Although, if I had a great race, would this post be as entertaining? And what’s more important, fast races or funny posts? I think we all know where my heart lies.

24 thoughts on “(Long) Grandfather Marathon Race Report, or, Holy Leg Cramp Batman!

  1. Pingback: Tweets that mention Barefoot Josh » Blog Archive » (Long) Grandfather Marathon Race Report, or, Holy Leg Cramp Batman! -- Topsy.com

  2. I’m so proud of you man! Grandfather Mountain, completely barefoot and only the second to ever do that. That is truely awesome! Now, finish that beer, maybe have another, and then get you some well deserved rest!! Congrats!

  3. LESS than stellar? I know it’s not the time you were hoping for but look at this objectively. What would YOU think of someone who told you they ran “America’s Toughest Marathon” in bare feet in under four and a half hours?? Very impressive, Josh. Congrats!

  4. Congrats on your first official BFM (barefoot marathon) !
    But I know it’s a bummer when something goes awry, and you know you could have done a lot better.

    It took me 8 marathons before everything went right, but I think you’re smarter than me. You’ll figure this out and nail the next one.

    Although it will make for a dull report. Actually have a post coming up on how perfect marathons are boring to run (and read about).

  5. A BIG congrats! Great accomplishment to add to your others.

    I like what AC said–it takes a while to get it right and you’ll figure it out. Not that what you did wasn’t right, it just wasn’t what you wanted. Thanks for the great write up.

  6. Hills, heat, gravel and barefeet, Oh my! Could you make it anymore challenging? How bout next year you eat spicy Thai?

    Congratulations on your accomplishment.

  7. Good to finally meet you, Josh. We talked briefly while on the gravel section. I asked if you were Josh. I’m glad you ran the whole thing barefoot.

  8. RunnerDude: Thanks! It’s a tough barefoot course, that’s for sure. I’m most proud of the fact that I’ve learned how to do it well enough for the road to feel good the entire way.

    Dena: I would say “You got cramp-leg? That’s a decidedly less than stellar experience. Congrats on sucking it up and being a badass. Although you looked kinda fruity dancing over the rocks.”

    ac: I’m smart enough to know who to copy – I think I see trail runs in my future.

    MissZippy: There are always things we could do better, though, and getting better requires figuring out what those things are. Getting better is fun, especially when it involves less cramp-leg.

    kelly: Wait for it… wait for it…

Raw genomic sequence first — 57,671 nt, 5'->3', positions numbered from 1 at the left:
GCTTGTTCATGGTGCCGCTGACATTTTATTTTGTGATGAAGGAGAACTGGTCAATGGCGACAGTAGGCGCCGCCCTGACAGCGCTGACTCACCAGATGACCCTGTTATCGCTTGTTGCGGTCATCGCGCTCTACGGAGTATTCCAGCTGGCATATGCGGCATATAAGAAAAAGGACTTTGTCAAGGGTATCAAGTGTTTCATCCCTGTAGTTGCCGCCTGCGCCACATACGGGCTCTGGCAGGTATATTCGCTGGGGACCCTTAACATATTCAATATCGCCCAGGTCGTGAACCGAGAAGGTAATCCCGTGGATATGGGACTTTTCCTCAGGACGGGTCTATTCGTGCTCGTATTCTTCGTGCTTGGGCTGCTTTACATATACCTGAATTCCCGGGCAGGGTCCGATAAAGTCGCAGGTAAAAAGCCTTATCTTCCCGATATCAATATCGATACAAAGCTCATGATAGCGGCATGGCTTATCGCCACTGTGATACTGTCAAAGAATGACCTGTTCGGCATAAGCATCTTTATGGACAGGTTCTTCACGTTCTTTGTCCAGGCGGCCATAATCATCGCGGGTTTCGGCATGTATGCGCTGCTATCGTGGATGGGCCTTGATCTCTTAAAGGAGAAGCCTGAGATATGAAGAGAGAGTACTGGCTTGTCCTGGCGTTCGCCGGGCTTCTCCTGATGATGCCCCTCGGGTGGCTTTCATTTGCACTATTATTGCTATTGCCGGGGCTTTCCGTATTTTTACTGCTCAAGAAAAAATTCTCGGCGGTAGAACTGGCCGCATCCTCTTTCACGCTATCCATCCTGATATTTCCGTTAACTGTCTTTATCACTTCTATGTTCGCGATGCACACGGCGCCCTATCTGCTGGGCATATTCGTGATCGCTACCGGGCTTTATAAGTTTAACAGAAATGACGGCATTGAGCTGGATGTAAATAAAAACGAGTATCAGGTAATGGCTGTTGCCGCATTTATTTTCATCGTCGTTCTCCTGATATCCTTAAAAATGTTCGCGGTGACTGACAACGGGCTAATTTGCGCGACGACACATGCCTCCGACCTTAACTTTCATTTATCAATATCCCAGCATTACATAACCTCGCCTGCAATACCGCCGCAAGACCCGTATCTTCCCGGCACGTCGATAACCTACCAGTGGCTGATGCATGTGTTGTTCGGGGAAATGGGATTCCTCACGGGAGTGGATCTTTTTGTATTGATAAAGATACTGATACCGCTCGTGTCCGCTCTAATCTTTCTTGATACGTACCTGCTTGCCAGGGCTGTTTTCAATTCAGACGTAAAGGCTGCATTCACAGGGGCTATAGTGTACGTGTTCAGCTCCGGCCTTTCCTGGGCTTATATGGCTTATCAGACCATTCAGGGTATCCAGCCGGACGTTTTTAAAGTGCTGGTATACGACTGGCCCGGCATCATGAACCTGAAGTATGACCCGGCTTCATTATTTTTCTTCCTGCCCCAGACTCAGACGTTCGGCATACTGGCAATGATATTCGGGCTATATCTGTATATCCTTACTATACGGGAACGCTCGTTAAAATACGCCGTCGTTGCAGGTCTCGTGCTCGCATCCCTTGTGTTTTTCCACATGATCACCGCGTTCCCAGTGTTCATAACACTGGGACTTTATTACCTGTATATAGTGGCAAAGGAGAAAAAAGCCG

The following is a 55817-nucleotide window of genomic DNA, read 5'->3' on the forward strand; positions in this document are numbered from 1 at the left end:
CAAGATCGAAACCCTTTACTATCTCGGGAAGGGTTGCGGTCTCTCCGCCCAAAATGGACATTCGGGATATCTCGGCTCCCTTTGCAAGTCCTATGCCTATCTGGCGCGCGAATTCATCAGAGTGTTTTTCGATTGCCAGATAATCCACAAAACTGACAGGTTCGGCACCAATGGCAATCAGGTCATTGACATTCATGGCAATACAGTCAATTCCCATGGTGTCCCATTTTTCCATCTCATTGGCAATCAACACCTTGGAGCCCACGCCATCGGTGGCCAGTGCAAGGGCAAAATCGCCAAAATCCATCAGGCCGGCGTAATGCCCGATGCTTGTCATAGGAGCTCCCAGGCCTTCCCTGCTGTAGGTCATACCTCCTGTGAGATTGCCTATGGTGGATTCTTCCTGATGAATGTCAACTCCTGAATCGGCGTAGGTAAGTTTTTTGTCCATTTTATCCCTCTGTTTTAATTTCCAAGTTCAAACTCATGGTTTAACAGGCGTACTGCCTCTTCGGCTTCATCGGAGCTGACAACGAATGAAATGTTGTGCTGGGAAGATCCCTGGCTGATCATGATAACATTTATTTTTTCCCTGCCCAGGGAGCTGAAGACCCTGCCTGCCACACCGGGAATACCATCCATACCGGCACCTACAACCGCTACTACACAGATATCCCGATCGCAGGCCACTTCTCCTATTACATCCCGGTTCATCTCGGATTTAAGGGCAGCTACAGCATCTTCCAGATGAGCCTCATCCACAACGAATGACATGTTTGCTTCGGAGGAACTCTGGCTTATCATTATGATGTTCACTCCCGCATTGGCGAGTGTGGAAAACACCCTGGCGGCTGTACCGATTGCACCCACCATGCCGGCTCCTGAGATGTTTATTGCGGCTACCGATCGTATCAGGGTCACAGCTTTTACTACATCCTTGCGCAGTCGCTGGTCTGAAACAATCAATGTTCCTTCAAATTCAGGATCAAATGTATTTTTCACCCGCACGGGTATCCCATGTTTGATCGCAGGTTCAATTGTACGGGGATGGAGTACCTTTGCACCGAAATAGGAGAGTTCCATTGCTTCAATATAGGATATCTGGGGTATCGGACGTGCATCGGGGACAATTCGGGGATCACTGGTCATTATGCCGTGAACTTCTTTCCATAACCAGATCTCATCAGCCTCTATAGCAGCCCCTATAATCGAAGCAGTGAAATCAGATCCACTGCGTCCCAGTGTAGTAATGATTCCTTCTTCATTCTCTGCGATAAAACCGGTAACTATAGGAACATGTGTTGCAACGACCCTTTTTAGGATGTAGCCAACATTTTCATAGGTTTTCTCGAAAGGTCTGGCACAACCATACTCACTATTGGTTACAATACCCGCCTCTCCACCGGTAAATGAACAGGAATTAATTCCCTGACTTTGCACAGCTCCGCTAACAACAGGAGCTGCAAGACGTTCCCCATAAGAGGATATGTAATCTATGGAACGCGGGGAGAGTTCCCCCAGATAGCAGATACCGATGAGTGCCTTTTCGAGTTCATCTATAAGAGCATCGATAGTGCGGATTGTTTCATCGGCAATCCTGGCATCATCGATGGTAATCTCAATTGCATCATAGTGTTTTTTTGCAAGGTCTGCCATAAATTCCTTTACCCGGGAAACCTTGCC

Yeah, I could wear shoes! ba dum-bum.

  9. Chad: You were looking good! Someday I’ll run that section. Congrats on a good slog!

  10. Nice job, Josh! Just knowing it can be done gives me encouragement.

    The good news (from my perspective) is that it wasn’t your bare feet, but your legs that slowed you down. And it wasn’t an injury, but cramps. I’m gonna go out on a limb and guess that you can fix that by tweaking your diet a bit.

    That PR will probably come next time.

    @RunrGreg

  11. Angie: Brutal and beautiful. Which I think is what I wrote about Blue Ridge. I said to a passing runner around mile who-knows-what “one of these days I’m going to run this thing intelligently.” The guy replied, “I’ve run Grandfather eight times and I still haven’t figured it out yet.”

    RunrGreg: While running barefoot is a lifelong education, I’m feeling less and less like a Barefoot runner and more like a runner who happens to run barefoot, if that makes sense.

  12. I should have packed beer. Next time I’ll do better advance recon. Who would think a fricking Scottish festival would be beerless? That ain’t right.

  13. ac: according to godaddy, it’s available. Not sure it’s a succinct as I would like, though.

    Rick: It certainly was tough for me; when the day comes I run a marathon well there will be much singing and dancing in the streets. Until the neighbors call the cops on me for being a public nuisance.

    Jamoosh: Don’t I have to sing or something for that?

    wife: We’ll get this marathon thing worked out. In fact, I think I need to resume beer training starting… now.

    RunnerDude: It’s because you guys are always reckless with your claymores when you imbibe.

  14. Ludo: That’s Matt Jenkins. He’s always run the gravel section in shoes, I think. And because I’m a stickler about these things, socks aren’t barefoot.

    He is running across NC barefoot this summer, though: https://twitter.com/BarefootNCRun

  15. “And because I’m a stickler about these things, socks aren’t barefoot”……… No kidding!!
    :-)

  16. Josh, as far as I know, you are the first to run this race barefoot. I ran the last 6 miles in socks, and I did The Bear barefoot in 2009. When I ran it in 2010, with tape on my feet, John Weaver told me I was the first. I had tape on my feet though, you were way ahead of me, and he isn’t the sharpest knife in the drawer, so he may have missed a barefoot runner in the past. In my book, you were the first to run it barefoot. I could be wrong, but I think the rumor of someone else doing it stemmed from me in 2009.